Oct 30, 2019
Record number of patients receive brain surgery without scalpel or incision
On October 25, dignitaries, scientists and patients gathered at University Hospital La Timone in Marseilles, France to celebrate its milestone achievement of 20,000th patients treated using their Leksell Gamma Knife® radiosurgery system since 1998.
Since starting its radiosurgery program, the hospital has used five Gamma Knife versions and today employs a Leksell Gamma Knife® Perfexion™ system as well as the most advanced model, Leksell Gamma Knife® Icon™.
The hospital’s radiosurgery team and Professor Jean Régis, MD, a neurosurgeon and program director for La Timone’s Gamma Knife program, are pioneers in Leksell Gamma Knife radiosurgery. Their thousands of patients might be more likely to call them saviors.
Gamma Knife is a non-invasive stereotactic radiosurgery instrument that involves no scalpel or incision. Instead, Gamma Knife delivers up to 192 precisely focused rays of radiation to control malignant and benign tumors, as well as vascular and functional disorders in the brain, without harming surrounding healthy tissue.
Professor Jean Régis (left) receives a commemorative plaque for his contribution to Gamma Knife radiosurgery from Dan Leksell, founder and outgoing Chairman of the Leksell Gamma Knife Society.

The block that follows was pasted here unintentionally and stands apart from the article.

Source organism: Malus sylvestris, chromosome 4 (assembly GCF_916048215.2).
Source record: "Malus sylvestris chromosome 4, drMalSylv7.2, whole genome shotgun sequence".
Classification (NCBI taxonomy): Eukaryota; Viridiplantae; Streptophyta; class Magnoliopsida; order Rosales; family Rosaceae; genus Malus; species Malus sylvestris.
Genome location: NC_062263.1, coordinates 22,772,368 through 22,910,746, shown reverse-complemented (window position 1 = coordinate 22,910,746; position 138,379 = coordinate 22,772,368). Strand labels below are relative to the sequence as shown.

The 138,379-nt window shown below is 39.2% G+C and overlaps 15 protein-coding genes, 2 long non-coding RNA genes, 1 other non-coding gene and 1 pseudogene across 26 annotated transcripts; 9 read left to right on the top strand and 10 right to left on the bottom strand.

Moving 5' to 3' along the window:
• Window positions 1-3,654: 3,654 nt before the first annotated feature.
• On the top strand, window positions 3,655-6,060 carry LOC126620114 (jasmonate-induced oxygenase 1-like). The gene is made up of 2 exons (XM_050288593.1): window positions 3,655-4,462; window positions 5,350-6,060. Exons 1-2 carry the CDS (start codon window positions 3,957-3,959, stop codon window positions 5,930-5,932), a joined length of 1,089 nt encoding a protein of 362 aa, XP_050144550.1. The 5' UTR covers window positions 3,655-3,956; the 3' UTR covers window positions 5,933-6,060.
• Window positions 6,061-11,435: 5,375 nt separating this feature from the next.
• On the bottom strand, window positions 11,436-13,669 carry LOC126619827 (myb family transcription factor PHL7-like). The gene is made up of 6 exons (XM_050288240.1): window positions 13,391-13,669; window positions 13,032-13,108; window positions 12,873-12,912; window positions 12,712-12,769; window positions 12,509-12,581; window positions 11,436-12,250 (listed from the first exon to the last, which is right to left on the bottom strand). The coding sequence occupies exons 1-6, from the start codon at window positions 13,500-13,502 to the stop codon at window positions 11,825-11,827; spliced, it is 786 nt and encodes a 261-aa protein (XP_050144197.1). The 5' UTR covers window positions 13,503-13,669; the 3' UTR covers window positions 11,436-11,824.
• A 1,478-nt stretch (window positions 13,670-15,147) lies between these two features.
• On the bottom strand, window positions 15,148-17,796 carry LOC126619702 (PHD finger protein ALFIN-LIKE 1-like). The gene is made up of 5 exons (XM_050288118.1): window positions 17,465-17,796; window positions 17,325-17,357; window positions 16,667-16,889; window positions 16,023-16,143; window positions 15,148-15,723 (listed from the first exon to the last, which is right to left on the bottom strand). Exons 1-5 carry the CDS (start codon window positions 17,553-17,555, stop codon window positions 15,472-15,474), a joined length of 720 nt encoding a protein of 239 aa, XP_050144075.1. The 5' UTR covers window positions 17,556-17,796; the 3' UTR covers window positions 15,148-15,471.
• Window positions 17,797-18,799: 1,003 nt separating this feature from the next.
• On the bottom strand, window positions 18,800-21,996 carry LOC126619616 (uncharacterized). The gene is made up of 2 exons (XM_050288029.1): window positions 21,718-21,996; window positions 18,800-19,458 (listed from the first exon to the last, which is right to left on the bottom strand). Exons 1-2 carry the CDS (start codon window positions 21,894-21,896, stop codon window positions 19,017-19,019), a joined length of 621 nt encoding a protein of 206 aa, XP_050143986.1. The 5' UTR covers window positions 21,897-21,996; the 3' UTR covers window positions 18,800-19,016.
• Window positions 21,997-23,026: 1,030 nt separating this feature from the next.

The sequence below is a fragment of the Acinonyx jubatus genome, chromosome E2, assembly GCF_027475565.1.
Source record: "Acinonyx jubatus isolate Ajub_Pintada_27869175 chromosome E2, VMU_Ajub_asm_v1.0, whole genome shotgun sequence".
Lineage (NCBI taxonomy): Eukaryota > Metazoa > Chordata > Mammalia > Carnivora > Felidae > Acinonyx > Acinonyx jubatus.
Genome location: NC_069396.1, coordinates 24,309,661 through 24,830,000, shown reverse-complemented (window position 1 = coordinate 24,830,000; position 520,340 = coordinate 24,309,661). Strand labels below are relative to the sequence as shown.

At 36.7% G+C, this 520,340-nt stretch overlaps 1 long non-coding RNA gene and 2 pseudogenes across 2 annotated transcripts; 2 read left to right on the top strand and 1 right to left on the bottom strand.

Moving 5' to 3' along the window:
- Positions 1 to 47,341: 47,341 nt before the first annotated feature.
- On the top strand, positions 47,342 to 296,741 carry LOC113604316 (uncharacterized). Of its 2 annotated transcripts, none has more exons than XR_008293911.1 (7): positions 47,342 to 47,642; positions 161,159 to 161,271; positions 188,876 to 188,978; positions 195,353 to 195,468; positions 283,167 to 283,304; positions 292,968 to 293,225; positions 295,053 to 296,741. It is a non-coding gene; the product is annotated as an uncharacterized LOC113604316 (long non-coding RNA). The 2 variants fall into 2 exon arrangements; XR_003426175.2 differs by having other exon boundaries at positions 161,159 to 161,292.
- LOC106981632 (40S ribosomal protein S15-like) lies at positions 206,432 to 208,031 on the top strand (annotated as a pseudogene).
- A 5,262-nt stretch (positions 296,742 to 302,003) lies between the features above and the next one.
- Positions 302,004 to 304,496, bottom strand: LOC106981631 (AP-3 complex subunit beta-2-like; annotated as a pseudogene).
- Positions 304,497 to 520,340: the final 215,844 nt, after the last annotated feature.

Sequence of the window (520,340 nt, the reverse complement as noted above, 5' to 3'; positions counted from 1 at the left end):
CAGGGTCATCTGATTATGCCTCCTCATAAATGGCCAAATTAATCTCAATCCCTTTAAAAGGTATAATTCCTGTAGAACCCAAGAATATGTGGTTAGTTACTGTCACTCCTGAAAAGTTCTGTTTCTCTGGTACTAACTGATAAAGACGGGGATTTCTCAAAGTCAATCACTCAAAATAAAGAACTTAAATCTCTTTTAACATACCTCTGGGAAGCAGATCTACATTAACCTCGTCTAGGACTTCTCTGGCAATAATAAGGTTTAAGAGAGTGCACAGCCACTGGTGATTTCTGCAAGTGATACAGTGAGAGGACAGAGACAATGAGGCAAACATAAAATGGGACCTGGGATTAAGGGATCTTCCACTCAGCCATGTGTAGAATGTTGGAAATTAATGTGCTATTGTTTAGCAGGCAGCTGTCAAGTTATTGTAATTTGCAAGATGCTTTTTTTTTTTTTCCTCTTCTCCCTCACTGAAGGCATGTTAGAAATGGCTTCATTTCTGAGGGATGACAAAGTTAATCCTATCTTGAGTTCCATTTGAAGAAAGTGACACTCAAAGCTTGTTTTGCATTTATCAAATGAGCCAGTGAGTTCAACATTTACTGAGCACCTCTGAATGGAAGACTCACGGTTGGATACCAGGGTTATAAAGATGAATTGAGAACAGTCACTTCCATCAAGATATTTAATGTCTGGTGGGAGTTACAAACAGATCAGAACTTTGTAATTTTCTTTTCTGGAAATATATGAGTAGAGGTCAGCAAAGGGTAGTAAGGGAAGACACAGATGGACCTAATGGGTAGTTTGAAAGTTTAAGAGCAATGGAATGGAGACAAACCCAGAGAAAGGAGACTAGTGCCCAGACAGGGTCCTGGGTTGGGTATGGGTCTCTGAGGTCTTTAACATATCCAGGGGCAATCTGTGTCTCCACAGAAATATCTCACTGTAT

Speaking at a symposium to celebrate the milestone, Professor Régis said: “This celebration gives us the opportunity to recognize those who have actively supported and contributed to Gamma Knife’s technological revolution, and to acknowledge the international collaboration, exchange of information and ideas, through education and training activities. It is also an occasion to salute every patient who has individually benefitted from the advantages of Gamma Knife radiosurgery.”
The event preceded the 13th International Brain Tumor Awareness Week: October 26 to November 2, 2019. Organized by the International Brain Tumor Alliance, the week encourages activities that draw attention to the particular challenges of a brain tumor and the need for an increased research effort.